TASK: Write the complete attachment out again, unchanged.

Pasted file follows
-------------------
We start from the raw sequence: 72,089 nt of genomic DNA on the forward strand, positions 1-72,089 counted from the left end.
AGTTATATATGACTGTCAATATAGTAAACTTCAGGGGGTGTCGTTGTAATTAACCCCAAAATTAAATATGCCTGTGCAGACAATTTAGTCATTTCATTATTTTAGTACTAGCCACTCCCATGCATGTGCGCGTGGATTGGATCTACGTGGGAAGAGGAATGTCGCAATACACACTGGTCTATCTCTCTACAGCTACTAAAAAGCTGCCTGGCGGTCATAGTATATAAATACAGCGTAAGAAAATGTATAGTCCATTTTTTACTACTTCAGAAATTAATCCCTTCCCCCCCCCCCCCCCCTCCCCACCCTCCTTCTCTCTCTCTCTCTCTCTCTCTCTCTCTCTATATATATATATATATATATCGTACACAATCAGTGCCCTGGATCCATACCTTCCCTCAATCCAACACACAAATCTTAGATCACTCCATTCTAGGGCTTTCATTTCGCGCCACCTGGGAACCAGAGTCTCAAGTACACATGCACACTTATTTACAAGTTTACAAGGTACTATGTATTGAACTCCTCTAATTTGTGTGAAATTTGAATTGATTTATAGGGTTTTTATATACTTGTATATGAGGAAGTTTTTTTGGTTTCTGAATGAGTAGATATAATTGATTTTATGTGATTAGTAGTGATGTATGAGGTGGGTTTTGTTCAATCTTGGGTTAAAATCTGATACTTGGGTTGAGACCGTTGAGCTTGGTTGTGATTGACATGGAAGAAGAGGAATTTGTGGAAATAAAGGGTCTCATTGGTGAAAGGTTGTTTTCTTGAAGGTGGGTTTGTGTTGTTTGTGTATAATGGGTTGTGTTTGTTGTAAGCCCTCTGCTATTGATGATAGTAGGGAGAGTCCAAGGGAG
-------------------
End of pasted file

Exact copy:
We start from the raw sequence: 72,089 nt of genomic DNA on the forward strand, positions 1-72,089 counted from the left end.
AGTTATATATGACTGTCAATATAGTAAACTTCAGGGGGTGTCGTTGTAATTAACCCCAAAATTAAATATGCCTGTGCAGACAATTTAGTCATTTCATTATTTTAGTACTAGCCACTCCCATGCATGTGCGCGTGGATTGGATCTACGTGGGAAGAGGAATGTCGCAATACACACTGGTCTATCTCTCTACAGCTACTAAAAAGCTGCCTGGCGGTCATAGTATATAAATACAGCGTAAGAAAATGTATAGTCCATTTTTTACTACTTCAGAAATTAATCCCTTCCCCCCCCCCCCCCCCTCCCCACCCTCCTTCTCTCTCTCTCTCTCTCTCTCTCTCTCTCTATATATATATATATATATATCGTACACAATCAGTGCCCTGGATCCATACCTTCCCTCAATCCAACACACAAATCTTAGATCACTCCATTCTAGGGCTTTCATTTCGCGCCACCTGGGAACCAGAGTCTCAAGTACACATGCACACTTATTTACAAGTTTACAAGGTACTATGTATTGAACTCCTCTAATTTGTGTGAAATTTGAATTGATTTATAGGGTTTTTATATACTTGTATATGAGGAAGTTTTTTTGGTTTCTGAATGAGTAGATATAATTGATTTTATGTGATTAGTAGTGATGTATGAGGTGGGTTTTGTTCAATCTTGGGTTAAAATCTGATACTTGGGTTGAGACCGTTGAGCTTGGTTGTGATTGACATGGAAGAAGAGGAATTTGTGGAAATAAAGGGTCTCATTGGTGAAAGGTTGTTTTCTTGAAGGTGGGTTTGTGTTGTTTGTGTATAATGGGTTGTGTTTGTTGTAAGCCCTCTGCTATTGATGATAGTAGGGAGAGTCCAAGGGAG